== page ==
Single Test Kit, rapid to detect sulfonamides residues in milk and dairy product
by using colloidal gold immunochromatography technology. As soon as 7-10 minutes to results.
Sulfa drugs are synthetic antibacterial drugs that have been used clinically for nearly 50 years, including: sulfamethazine (SM2), sulfisoxazole (SIZ), sulfadiazine (SD), sulfamethoxazole (SMZ), Sulfamethoxine (SMD), sulfadimethoxine (SDM), sulfacetamide (SA), sulfadiazine silver salt (SD-Ag), methanesulfonate (SML).
It has the advantages of broad antibacterial spectrum, stable properties, easy use, and no food consumption during production. Especially after the discovery of the antibacterial synergist-trimethoprim (TMP) in 1969, the combined application with sulfonamides can enhance its antibacterial effect and expand the scope of treatment. Therefore, although numerous antibiotics have come out, sulfa drugs are still important chemotherapy drugs.
Sulfonamides have inhibitory effects on many Gram-positive bacteria and some Gram-negative bacteria, Nocardia, Chlamydia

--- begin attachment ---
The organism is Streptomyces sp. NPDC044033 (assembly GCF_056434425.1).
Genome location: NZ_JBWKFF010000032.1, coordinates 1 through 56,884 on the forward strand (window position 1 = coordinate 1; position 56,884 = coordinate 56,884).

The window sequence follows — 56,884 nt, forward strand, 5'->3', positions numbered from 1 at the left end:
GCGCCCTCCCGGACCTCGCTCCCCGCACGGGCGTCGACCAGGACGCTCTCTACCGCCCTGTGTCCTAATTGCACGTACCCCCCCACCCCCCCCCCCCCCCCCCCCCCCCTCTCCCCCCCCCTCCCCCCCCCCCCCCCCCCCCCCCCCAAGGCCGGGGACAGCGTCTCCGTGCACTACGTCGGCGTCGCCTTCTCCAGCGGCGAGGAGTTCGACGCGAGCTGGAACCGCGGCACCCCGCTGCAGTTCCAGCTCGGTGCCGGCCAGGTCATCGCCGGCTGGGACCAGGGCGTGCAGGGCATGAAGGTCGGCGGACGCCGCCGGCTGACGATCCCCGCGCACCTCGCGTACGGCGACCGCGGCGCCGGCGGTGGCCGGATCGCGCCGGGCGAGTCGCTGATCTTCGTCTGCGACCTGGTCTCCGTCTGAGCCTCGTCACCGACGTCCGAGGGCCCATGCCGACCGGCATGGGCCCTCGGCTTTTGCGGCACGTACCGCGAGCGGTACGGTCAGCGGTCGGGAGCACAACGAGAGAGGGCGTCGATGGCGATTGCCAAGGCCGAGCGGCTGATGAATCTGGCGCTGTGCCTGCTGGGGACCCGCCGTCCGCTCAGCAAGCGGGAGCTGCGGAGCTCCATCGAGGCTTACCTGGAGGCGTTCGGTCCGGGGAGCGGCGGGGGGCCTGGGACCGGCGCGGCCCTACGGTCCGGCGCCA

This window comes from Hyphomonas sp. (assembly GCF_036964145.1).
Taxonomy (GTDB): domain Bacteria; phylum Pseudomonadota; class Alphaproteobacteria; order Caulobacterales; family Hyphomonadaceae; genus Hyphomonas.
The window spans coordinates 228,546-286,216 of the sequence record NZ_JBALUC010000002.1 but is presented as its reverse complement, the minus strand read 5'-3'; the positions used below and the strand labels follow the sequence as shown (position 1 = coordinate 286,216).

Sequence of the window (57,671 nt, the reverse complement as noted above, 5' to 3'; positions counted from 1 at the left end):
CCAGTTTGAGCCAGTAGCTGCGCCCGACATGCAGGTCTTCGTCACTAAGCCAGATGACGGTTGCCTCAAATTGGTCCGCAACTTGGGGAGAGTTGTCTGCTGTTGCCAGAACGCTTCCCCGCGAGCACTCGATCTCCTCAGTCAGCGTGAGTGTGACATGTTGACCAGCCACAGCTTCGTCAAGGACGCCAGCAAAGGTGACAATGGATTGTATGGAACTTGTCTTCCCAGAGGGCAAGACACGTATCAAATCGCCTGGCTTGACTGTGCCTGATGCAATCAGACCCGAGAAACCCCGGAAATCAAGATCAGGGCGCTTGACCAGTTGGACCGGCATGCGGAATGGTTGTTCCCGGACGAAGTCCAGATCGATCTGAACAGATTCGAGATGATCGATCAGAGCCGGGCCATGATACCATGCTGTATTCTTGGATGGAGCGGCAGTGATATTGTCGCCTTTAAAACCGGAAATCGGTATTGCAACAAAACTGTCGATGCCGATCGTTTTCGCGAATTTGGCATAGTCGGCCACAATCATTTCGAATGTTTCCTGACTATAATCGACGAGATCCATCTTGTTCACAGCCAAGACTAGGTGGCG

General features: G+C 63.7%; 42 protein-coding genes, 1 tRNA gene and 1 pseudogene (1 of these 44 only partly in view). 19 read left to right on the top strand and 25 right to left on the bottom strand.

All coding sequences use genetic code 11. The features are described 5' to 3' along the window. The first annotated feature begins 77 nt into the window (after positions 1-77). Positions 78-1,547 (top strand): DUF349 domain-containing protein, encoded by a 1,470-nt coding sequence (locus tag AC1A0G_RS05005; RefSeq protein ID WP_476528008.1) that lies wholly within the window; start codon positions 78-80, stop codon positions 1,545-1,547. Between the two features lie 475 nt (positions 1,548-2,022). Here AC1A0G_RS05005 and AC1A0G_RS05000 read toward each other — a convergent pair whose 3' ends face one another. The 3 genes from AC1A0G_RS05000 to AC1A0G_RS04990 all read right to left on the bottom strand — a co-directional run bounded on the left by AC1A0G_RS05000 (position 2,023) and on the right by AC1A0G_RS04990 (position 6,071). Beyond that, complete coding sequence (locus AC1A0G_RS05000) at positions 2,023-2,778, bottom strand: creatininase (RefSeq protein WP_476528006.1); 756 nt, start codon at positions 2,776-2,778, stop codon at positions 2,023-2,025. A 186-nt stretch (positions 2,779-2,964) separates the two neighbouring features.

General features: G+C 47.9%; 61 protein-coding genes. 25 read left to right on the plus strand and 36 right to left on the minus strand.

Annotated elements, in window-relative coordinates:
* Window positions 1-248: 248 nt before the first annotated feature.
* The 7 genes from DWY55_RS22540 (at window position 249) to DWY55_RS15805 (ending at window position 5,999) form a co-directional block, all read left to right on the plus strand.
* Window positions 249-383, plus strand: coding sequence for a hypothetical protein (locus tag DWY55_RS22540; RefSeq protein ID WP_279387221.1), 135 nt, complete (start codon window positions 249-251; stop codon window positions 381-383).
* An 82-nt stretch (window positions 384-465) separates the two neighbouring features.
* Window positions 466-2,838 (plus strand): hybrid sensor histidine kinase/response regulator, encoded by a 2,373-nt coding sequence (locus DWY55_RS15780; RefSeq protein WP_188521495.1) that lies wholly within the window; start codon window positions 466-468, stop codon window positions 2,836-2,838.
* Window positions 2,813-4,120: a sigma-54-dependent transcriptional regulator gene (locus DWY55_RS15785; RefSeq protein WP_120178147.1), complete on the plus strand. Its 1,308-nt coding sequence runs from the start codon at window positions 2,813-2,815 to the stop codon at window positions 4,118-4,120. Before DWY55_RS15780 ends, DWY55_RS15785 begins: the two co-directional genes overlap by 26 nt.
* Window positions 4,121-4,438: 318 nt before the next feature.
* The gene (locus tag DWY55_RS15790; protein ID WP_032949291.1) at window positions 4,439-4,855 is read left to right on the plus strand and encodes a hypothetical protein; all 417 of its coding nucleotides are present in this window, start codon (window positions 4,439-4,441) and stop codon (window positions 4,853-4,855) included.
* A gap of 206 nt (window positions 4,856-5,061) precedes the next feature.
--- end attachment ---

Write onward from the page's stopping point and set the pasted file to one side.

and certain protozoa (such as Plasmodium and Amoeba). Among the positive bacteria, streptococcus and pneumococcus are highly sensitive; Staphylococcus and Perfringens are moderately sensitive.
Among the negative bacteria, the sensitive ones are meningococcus, Escherichia coli, Proteus, Shigella, Pneumoniae and Yersinia. It has no effect on viruses, spirochetes and trypanosoma. It is not only ineffective for Rickettsia, but can promote its reproduction. It is generally believed that the difference in antibacterial power of different sulfa drugs is in quantity, not in quality. The compound with the high potency for one type of bacteria has high potency for other types of bacteria.